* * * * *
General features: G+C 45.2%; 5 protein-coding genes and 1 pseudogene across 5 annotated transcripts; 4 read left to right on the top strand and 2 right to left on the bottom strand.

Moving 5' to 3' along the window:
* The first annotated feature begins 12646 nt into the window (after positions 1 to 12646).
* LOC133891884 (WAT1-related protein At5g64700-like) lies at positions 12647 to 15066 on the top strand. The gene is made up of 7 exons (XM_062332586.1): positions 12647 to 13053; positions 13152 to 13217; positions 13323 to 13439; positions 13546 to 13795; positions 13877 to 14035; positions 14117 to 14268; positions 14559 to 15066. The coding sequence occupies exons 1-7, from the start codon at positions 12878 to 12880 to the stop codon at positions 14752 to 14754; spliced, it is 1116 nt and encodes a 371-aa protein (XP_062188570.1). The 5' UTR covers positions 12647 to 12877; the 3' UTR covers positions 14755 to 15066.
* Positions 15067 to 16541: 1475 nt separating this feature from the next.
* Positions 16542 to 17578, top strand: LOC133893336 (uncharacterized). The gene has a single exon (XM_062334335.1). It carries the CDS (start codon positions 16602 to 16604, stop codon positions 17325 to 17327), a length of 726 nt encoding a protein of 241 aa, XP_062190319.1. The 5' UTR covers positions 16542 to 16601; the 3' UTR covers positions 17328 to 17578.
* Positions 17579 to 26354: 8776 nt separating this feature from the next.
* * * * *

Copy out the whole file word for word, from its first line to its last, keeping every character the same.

General features: G+C 45.2%; 5 protein-coding genes and 1 pseudogene across 5 annotated transcripts; 4 read left to right on the top strand and 2 right to left on the bottom strand.

Moving 5' to 3' along the window:
* The first annotated feature begins 12646 nt into the window (after positions 1 to 12646).
* LOC133891884 (WAT1-related protein At5g64700-like) lies at positions 12647 to 15066 on the top strand. The gene is made up of 7 exons (XM_062332586.1): positions 12647 to 13053; positions 13152 to 13217; positions 13323 to 13439; positions 13546 to 13795; positions 13877 to 14035; positions 14117 to 14268; positions 14559 to 15066. The coding sequence occupies exons 1-7, from the start codon at positions 12878 to 12880 to the stop codon at positions 14752 to 14754; spliced, it is 1116 nt and encodes a 371-aa protein (XP_062188570.1). The 5' UTR covers positions 12647 to 12877; the 3' UTR covers positions 14755 to 15066.
* Positions 15067 to 16541: 1475 nt separating this feature from the next.
* Positions 16542 to 17578, top strand: LOC133893336 (uncharacterized). The gene has a single exon (XM_062334335.1). It carries the CDS (start codon positions 16602 to 16604, stop codon positions 17325 to 17327), a length of 726 nt encoding a protein of 241 aa, XP_062190319.1. The 5' UTR covers positions 16542 to 16601; the 3' UTR covers positions 17328 to 17578.
* Positions 17579 to 26354: 8776 nt separating this feature from the next.